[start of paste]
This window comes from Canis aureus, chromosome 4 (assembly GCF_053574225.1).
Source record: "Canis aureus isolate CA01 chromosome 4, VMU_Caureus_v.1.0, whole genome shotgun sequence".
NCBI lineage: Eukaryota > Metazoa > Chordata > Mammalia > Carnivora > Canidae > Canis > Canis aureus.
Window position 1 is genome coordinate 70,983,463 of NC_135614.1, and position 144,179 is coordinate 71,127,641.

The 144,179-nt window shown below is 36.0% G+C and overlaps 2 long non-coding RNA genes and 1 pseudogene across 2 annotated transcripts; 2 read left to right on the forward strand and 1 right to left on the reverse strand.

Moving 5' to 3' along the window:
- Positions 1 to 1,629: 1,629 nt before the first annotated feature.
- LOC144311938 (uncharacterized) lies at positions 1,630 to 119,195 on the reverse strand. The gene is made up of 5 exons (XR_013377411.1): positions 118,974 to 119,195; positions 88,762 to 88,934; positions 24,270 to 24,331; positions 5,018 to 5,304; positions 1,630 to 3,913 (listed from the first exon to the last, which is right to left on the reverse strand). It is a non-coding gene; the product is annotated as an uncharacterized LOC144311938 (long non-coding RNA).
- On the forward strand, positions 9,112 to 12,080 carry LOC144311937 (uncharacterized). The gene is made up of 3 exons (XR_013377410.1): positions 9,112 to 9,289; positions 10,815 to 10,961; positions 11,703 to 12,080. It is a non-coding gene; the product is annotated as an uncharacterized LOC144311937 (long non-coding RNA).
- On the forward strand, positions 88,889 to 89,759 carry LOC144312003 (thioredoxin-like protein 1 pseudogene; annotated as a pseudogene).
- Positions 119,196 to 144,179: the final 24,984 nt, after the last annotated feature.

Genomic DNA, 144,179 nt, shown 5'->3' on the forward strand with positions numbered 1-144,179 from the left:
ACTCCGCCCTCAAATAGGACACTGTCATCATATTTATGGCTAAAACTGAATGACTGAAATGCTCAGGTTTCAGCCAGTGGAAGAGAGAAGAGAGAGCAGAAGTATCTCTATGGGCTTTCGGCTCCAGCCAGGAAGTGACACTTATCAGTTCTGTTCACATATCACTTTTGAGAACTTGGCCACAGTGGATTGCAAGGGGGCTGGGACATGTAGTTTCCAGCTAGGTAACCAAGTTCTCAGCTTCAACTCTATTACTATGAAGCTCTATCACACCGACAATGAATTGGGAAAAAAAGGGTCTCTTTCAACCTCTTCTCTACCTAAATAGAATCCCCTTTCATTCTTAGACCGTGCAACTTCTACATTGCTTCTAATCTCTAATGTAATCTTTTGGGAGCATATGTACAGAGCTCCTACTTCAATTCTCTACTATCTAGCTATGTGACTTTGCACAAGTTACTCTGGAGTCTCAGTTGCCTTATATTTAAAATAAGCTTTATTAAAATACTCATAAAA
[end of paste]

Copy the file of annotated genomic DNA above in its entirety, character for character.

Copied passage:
This window comes from Canis aureus, chromosome 4 (assembly GCF_053574225.1).
Source record: "Canis aureus isolate CA01 chromosome 4, VMU_Caureus_v.1.0, whole genome shotgun sequence".
NCBI lineage: Eukaryota > Metazoa > Chordata > Mammalia > Carnivora > Canidae > Canis > Canis aureus.
Window position 1 is genome coordinate 70,983,463 of NC_135614.1, and position 144,179 is coordinate 71,127,641.

The 144,179-nt window shown below is 36.0% G+C and overlaps 2 long non-coding RNA genes and 1 pseudogene across 2 annotated transcripts; 2 read left to right on the forward strand and 1 right to left on the reverse strand.

Moving 5' to 3' along the window:
- Positions 1 to 1,629: 1,629 nt before the first annotated feature.
- LOC144311938 (uncharacterized) lies at positions 1,630 to 119,195 on the reverse strand. The gene is made up of 5 exons (XR_013377411.1): positions 118,974 to 119,195; positions 88,762 to 88,934; positions 24,270 to 24,331; positions 5,018 to 5,304; positions 1,630 to 3,913 (listed from the first exon to the last, which is right to left on the reverse strand). It is a non-coding gene; the product is annotated as an uncharacterized LOC144311938 (long non-coding RNA).
- On the forward strand, positions 9,112 to 12,080 carry LOC144311937 (uncharacterized). The gene is made up of 3 exons (XR_013377410.1): positions 9,112 to 9,289; positions 10,815 to 10,961; positions 11,703 to 12,080. It is a non-coding gene; the product is annotated as an uncharacterized LOC144311937 (long non-coding RNA).
- On the forward strand, positions 88,889 to 89,759 carry LOC144312003 (thioredoxin-like protein 1 pseudogene; annotated as a pseudogene).
- Positions 119,196 to 144,179: the final 24,984 nt, after the last annotated feature.

Genomic DNA, 144,179 nt, shown 5'->3' on the forward strand with positions numbered 1-144,179 from the left:
ACTCCGCCCTCAAATAGGACACTGTCATCATATTTATGGCTAAAACTGAATGACTGAAATGCTCAGGTTTCAGCCAGTGGAAGAGAGAAGAGAGAGCAGAAGTATCTCTATGGGCTTTCGGCTCCAGCCAGGAAGTGACACTTATCAGTTCTGTTCACATATCACTTTTGAGAACTTGGCCACAGTGGATTGCAAGGGGGCTGGGACATGTAGTTTCCAGCTAGGTAACCAAGTTCTCAGCTTCAACTCTATTACTATGAAGCTCTATCACACCGACAATGAATTGGGAAAAAAAGGGTCTCTTTCAACCTCTTCTCTACCTAAATAGAATCCCCTTTCATTCTTAGACCGTGCAACTTCTACATTGCTTCTAATCTCTAATGTAATCTTTTGGGAGCATATGTACAGAGCTCCTACTTCAATTCTCTACTATCTAGCTATGTGACTTTGCACAAGTTACTCTGGAGTCTCAGTTGCCTTATATTTAAAATAAGCTTTATTAAAATACTCATAAAA